Gartner Tablet Forecast Overlooks Microsoft
Research firm Gartner yesterday gave Microsoft a hard diss on the tablet front by not including Redmond in its recent tablet-OS four-year forecast.
Apple's iOS, according to Gartner, will continue to be the tablet leader through 2015, but will lose some ground to Google's Android in that time period.
Between now and 2015 the iPad will drop from owning 83 percent of the tablet market to 47 percent as competitors' devices, including Android-based tablets and Research In Motion's (RIM) BlackBerry Playbook make steady gains, Gartner says.
Android's tablet market share will rise from 14 percent to 38 percent between now and 2015, Gartner predicts, and RIM will slowly find its way into the market and take third-place in the tablet space with 10 percent of the market in 2015.
Applications, more than hardware, are what really matter, according to Gartner, and that's where iOS and Android shine.
"Tablets will be much more dependent on the apps than smartphones have been, and the sooner vendors realize that the better chance they have to compete head-to-head with Apple," says Carolina Milanesi, research vice president at Gartner.
However, the Gartner report goes on to notably omit the Windows OS as a tablet player. Two fringe tablet operating systems, WebOS and MeeGo, round out the top five market leaders with three percent and one percent respectively. But Microsoft will not be able to produce a competitive tablet in the next four years, according to Gartner.
This is rather strange considering Microsoft said that the next version of Windows (currently referred to as Windows 8) will be designed for tablets and will run on the ARM-based chips used in smartphones and tablets like the iPad and others running the Android OS. The next version of Windows will likely be released a year and a half from now if Microsoft sticks to its usual three-year cycle.
It's also a curious projection since Gartner recently predicted, along with IDC, that Windows Phone 7 will surge in the next four years, as the mobile OS makes its way to Nokia hardware, to become the number two smartphone OS behind Android.
Stranger still: Milanesi says in a release about the new tablet report: "Smartphone users will want to buy a tablet that runs the same operating system as their smartphone. This is so that they can share applications across devices as well as for the sense of familiarity the user interfaces will bring."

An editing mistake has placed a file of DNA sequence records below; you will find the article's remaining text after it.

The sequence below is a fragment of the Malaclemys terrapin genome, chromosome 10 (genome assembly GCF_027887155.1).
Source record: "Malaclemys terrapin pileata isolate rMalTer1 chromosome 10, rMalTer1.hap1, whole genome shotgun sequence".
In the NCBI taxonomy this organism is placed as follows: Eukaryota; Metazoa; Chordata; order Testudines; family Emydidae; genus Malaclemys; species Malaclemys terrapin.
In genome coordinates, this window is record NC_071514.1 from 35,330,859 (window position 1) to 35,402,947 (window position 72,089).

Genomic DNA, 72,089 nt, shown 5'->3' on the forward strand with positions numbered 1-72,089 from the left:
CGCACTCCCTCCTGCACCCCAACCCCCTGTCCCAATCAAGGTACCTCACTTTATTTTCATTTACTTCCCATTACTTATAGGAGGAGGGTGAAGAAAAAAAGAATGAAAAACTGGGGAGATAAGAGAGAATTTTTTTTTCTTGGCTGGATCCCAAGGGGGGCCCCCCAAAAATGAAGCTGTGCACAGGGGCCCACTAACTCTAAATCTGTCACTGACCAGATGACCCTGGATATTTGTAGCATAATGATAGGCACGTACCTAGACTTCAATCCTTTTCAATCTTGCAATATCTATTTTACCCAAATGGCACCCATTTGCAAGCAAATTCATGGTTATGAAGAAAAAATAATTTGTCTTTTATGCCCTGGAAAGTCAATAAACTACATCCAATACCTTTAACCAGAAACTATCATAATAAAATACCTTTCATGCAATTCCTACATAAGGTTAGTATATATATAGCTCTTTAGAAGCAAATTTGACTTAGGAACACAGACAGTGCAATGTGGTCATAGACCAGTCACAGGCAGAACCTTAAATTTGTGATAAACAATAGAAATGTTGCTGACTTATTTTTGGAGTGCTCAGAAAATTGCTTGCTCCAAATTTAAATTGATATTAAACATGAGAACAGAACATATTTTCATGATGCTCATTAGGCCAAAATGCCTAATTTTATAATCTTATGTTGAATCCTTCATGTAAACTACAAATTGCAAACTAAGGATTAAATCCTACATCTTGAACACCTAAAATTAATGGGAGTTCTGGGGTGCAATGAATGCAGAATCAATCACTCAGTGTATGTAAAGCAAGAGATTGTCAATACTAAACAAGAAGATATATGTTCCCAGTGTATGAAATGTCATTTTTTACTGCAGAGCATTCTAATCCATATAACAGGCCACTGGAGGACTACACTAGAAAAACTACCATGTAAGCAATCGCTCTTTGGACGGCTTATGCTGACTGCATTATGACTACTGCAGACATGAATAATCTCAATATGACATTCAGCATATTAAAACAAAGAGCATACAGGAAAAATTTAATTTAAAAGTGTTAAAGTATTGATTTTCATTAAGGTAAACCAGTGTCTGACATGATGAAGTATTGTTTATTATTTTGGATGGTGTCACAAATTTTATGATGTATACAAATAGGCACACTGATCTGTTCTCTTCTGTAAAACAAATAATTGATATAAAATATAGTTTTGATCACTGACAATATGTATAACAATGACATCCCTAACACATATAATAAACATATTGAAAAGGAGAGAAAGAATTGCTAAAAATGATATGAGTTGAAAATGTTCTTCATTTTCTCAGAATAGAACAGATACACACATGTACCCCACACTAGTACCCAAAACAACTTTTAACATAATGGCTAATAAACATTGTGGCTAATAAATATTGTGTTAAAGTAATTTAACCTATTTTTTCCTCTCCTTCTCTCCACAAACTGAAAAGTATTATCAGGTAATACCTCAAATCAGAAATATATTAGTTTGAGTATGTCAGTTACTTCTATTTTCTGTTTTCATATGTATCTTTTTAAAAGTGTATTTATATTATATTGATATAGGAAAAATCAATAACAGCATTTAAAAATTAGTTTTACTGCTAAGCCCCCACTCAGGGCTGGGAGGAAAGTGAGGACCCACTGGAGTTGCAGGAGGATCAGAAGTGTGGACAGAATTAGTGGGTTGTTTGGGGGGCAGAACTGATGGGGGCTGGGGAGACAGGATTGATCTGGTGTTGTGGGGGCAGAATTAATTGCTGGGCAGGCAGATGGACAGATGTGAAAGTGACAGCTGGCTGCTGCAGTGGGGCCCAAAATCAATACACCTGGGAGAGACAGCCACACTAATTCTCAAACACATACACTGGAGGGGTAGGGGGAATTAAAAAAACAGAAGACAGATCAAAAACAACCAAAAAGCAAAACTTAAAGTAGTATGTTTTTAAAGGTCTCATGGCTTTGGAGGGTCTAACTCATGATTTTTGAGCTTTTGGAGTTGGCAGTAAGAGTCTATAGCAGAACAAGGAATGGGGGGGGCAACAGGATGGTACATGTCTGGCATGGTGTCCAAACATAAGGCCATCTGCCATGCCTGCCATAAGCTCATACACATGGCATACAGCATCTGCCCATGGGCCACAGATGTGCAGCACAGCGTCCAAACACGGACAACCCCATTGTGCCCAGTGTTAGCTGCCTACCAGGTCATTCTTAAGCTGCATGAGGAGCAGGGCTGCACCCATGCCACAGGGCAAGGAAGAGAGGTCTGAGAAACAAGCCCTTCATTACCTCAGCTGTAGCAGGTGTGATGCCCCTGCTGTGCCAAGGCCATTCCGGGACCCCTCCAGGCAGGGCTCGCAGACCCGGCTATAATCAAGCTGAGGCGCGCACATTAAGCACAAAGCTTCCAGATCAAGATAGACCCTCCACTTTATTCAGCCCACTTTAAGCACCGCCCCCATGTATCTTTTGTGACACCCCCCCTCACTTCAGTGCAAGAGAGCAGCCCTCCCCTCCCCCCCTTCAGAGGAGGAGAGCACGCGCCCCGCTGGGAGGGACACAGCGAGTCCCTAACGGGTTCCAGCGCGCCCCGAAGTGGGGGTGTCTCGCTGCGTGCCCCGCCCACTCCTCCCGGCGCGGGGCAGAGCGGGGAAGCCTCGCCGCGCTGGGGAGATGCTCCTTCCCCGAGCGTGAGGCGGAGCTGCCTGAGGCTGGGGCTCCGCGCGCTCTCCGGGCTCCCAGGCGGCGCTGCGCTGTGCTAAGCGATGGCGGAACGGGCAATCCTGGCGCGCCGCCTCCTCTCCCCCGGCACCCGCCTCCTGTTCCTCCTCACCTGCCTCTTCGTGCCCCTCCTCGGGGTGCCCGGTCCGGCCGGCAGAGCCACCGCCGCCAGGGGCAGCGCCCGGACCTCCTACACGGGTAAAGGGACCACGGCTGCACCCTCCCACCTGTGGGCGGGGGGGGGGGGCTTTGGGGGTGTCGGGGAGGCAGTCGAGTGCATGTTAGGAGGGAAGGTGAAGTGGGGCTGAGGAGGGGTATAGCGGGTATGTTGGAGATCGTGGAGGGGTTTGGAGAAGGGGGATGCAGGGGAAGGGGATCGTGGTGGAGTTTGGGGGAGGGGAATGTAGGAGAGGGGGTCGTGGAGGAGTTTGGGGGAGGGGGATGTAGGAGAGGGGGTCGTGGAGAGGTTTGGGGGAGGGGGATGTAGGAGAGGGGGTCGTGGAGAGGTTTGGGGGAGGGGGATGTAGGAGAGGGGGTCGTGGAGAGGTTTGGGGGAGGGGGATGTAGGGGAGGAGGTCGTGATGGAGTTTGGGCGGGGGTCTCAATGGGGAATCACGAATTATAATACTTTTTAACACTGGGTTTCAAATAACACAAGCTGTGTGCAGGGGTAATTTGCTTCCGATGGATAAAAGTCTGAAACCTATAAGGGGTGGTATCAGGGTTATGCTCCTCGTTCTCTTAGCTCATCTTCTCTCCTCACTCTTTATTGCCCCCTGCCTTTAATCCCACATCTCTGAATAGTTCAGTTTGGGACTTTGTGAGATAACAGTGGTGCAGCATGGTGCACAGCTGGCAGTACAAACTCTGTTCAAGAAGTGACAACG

While Microsoft's smartphone OS (Windows Phone 7) is not the same as the company's pending tablet OS (Windows 8), it behooves Microsoft to provide as much application compatibility as possible between the two OSes. Let's face it, the company would be insane not to.
So all the Windows Phone 7 users that Gartner predicts will rise up over the next four years should have a Windows tablet counterpart available to them starting late next year. If Gartner predicts smartphones and tablets of the same ecosystem will be tied together, how can Windows Phone 7 quadruple its market share in four years and a Windows tablet not even show up on the radar screen?
Gartner likely left Windows tablets out of the forecast because the devices simply don't exist yet, and that's Microsoft's main problem overall: It's too slow to market with crucial products. And Microsoft is being left out of the increasingly important tablet conversation.
Nevertheless, a four-year technology forecast should be taken with a healthy grain of salt. So much can change in a week, never mind what will happen in 2015.
But still, given how the phone-tablet ecosystem is converging, it's hard to imagine that a vendor like Microsoft could ever be a smartphone success and at the same time a tablet failure.
Shane O'Neill covers Microsoft, Windows, Operating Systems, Productivity Apps and Online Services for CIO.com. Follow Shane on Twitter @smoneill. Follow everything from CIO.com on Twitter @CIOonline and on Facebook. Email Shane at firstname.lastname@example.org
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